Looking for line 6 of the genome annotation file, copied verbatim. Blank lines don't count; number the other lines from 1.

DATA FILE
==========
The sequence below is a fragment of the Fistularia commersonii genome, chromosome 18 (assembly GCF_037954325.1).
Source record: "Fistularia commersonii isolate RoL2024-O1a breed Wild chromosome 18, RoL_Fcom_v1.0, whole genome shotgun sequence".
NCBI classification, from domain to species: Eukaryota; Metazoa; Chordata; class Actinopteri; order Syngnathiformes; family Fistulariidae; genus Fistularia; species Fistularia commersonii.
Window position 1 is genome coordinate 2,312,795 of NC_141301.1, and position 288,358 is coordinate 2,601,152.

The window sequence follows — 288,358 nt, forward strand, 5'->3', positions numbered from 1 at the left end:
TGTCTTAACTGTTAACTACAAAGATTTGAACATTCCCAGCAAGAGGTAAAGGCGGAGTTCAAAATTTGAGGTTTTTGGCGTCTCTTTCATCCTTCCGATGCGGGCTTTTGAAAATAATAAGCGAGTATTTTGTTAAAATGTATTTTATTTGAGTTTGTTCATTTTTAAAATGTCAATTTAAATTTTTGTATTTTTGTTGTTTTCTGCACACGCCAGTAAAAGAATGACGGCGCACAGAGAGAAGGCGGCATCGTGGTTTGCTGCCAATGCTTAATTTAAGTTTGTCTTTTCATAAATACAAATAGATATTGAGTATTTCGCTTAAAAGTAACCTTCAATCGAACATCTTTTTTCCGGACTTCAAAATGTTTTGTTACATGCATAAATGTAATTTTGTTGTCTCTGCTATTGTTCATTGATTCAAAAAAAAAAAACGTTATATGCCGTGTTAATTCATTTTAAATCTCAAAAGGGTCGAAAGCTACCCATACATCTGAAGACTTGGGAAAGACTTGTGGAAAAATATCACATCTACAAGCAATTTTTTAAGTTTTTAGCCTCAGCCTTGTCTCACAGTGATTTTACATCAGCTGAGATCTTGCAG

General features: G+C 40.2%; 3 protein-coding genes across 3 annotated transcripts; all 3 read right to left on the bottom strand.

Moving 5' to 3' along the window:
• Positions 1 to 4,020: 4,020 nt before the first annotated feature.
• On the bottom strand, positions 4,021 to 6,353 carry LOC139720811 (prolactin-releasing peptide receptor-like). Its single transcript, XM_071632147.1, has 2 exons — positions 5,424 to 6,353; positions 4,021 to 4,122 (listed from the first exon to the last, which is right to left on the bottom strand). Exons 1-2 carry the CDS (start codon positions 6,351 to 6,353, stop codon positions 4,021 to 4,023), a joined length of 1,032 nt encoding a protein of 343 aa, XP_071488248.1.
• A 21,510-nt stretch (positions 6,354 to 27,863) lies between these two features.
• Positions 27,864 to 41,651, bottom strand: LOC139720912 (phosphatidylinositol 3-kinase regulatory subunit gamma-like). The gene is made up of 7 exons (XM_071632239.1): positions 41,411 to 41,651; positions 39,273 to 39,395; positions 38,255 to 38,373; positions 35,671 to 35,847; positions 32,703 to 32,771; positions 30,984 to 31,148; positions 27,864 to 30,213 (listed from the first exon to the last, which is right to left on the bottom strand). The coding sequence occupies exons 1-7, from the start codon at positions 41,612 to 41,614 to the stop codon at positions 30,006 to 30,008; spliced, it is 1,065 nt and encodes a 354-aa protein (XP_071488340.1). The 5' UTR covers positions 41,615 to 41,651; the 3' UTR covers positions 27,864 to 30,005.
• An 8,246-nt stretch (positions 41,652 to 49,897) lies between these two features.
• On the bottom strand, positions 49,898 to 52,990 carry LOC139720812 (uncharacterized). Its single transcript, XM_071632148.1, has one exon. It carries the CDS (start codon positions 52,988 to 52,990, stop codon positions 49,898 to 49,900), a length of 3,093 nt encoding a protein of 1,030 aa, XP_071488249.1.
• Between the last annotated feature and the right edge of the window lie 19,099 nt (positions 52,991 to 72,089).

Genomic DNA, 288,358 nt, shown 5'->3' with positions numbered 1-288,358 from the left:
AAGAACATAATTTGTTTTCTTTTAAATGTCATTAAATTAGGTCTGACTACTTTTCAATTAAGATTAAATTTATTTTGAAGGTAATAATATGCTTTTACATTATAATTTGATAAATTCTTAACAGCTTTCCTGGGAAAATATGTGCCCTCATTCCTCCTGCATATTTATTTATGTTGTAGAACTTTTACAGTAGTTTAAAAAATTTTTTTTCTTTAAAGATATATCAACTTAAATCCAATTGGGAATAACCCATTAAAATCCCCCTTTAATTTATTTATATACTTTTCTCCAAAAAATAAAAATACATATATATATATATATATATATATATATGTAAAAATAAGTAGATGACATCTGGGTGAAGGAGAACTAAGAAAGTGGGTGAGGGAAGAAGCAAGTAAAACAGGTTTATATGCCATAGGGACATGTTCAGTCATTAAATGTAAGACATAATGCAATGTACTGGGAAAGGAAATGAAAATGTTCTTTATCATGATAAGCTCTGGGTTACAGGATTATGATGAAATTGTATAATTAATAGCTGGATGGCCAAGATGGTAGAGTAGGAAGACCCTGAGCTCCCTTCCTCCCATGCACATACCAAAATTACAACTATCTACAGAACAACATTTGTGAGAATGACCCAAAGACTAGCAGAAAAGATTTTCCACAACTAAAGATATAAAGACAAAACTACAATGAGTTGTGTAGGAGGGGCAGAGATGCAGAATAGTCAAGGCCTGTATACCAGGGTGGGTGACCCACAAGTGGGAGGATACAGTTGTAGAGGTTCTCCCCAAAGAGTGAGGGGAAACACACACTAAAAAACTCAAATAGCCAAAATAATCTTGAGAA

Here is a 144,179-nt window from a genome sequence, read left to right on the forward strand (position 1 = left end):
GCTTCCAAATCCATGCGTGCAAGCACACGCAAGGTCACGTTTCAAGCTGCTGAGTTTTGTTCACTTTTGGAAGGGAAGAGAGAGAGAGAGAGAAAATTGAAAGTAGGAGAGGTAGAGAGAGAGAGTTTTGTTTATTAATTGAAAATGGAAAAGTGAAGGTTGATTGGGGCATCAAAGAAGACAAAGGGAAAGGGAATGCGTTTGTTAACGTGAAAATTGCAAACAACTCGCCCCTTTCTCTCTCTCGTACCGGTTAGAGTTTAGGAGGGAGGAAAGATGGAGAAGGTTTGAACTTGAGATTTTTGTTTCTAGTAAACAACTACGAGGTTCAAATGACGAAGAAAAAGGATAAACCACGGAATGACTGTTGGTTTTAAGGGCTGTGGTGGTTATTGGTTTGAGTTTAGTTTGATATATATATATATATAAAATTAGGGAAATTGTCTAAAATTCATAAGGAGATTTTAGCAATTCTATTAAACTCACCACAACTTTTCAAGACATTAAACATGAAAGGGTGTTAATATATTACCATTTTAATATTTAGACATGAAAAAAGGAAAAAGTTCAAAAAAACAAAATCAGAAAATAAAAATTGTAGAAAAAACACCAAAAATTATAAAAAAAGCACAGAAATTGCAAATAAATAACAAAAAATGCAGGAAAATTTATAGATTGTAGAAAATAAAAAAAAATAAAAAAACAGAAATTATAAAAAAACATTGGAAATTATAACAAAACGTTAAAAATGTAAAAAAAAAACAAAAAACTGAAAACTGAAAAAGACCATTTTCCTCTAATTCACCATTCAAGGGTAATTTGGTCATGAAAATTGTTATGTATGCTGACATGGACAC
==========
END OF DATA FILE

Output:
TGTCTTAACTGTTAACTACAAAGATTTGAACATTCCCAGCAAGAGGTAAAGGCGGAGTTCAAAATTTGAGGTTTTTGGCGTCTCTTTCATCCTTCCGATGCGGGCTTTTGAAAATAATAAGCGAGTATTTTGTTAAAATGTATTTTATTTGAGTTTGTTCATTTTTAAAATGTCAATTTAAATTTTTGTATTTTTGTTGTTTTCTGCACACGCCAGTAAAAGAATGACGGCGCACAGAGAGAAGGCGGCATCGTGGTTTGCTGCCAATGCTTAATTTAAGTTTGTCTTTTCATAAATACAAATAGATATTGAGTATTTCGCTTAAAAGTAACCTTCAATCGAACATCTTTTTTCCGGACTTCAAAATGTTTTGTTACATGCATAAATGTAATTTTGTTGTCTCTGCTATTGTTCATTGATTCAAAAAAAAAAAACGTTATATGCCGTGTTAATTCATTTTAAATCTCAAAAGGGTCGAAAGCTACCCATACATCTGAAGACTTGGGAAAGACTTGTGGAAAAATATCACATCTACAAGCAATTTTTTAAGTTTTTAGCCTCAGCCTTGTCTCACAGTGATTTTACATCAGCTGAGATCTTGCAG